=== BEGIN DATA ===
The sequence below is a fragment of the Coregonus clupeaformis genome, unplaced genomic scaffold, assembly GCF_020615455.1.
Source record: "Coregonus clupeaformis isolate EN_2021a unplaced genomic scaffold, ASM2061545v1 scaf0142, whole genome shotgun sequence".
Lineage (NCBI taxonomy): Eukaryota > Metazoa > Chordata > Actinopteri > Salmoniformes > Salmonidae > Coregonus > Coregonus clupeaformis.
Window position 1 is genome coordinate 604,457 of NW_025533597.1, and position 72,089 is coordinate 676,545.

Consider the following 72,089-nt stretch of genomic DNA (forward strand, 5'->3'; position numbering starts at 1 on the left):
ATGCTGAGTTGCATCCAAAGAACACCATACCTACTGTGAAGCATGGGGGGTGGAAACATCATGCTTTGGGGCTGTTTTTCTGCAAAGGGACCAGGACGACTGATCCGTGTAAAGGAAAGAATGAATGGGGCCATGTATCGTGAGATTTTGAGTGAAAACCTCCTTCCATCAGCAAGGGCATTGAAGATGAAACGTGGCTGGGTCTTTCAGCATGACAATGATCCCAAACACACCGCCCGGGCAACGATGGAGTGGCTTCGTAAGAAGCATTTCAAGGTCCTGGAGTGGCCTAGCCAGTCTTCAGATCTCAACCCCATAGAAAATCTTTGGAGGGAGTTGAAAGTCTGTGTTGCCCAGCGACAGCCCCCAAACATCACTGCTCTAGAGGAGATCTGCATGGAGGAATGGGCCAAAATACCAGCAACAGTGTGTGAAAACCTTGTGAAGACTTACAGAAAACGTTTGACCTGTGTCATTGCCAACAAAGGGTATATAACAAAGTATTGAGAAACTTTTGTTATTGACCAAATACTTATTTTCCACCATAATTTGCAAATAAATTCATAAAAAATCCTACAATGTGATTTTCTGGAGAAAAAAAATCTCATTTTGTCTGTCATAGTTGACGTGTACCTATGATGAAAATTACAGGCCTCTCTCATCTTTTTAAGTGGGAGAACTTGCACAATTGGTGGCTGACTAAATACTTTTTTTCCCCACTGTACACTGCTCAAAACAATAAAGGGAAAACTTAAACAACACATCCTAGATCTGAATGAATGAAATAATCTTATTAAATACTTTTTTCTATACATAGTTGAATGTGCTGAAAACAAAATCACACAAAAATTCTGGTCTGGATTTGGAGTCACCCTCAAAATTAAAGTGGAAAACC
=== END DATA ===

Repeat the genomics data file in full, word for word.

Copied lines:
The sequence below is a fragment of the Coregonus clupeaformis genome, unplaced genomic scaffold, assembly GCF_020615455.1.
Source record: "Coregonus clupeaformis isolate EN_2021a unplaced genomic scaffold, ASM2061545v1 scaf0142, whole genome shotgun sequence".
Lineage (NCBI taxonomy): Eukaryota > Metazoa > Chordata > Actinopteri > Salmoniformes > Salmonidae > Coregonus > Coregonus clupeaformis.
Window position 1 is genome coordinate 604,457 of NW_025533597.1, and position 72,089 is coordinate 676,545.

Consider the following 72,089-nt stretch of genomic DNA (forward strand, 5'->3'; position numbering starts at 1 on the left):
ATGCTGAGTTGCATCCAAAGAACACCATACCTACTGTGAAGCATGGGGGGTGGAAACATCATGCTTTGGGGCTGTTTTTCTGCAAAGGGACCAGGACGACTGATCCGTGTAAAGGAAAGAATGAATGGGGCCATGTATCGTGAGATTTTGAGTGAAAACCTCCTTCCATCAGCAAGGGCATTGAAGATGAAACGTGGCTGGGTCTTTCAGCATGACAATGATCCCAAACACACCGCCCGGGCAACGATGGAGTGGCTTCGTAAGAAGCATTTCAAGGTCCTGGAGTGGCCTAGCCAGTCTTCAGATCTCAACCCCATAGAAAATCTTTGGAGGGAGTTGAAAGTCTGTGTTGCCCAGCGACAGCCCCCAAACATCACTGCTCTAGAGGAGATCTGCATGGAGGAATGGGCCAAAATACCAGCAACAGTGTGTGAAAACCTTGTGAAGACTTACAGAAAACGTTTGACCTGTGTCATTGCCAACAAAGGGTATATAACAAAGTATTGAGAAACTTTTGTTATTGACCAAATACTTATTTTCCACCATAATTTGCAAATAAATTCATAAAAAATCCTACAATGTGATTTTCTGGAGAAAAAAAATCTCATTTTGTCTGTCATAGTTGACGTGTACCTATGATGAAAATTACAGGCCTCTCTCATCTTTTTAAGTGGGAGAACTTGCACAATTGGTGGCTGACTAAATACTTTTTTTCCCCACTGTACACTGCTCAAAACAATAAAGGGAAAACTTAAACAACACATCCTAGATCTGAATGAATGAAATAATCTTATTAAATACTTTTTTCTATACATAGTTGAATGTGCTGAAAACAAAATCACACAAAAATTCTGGTCTGGATTTGGAGTCACCCTCAAAATTAAAGTGGAAAACC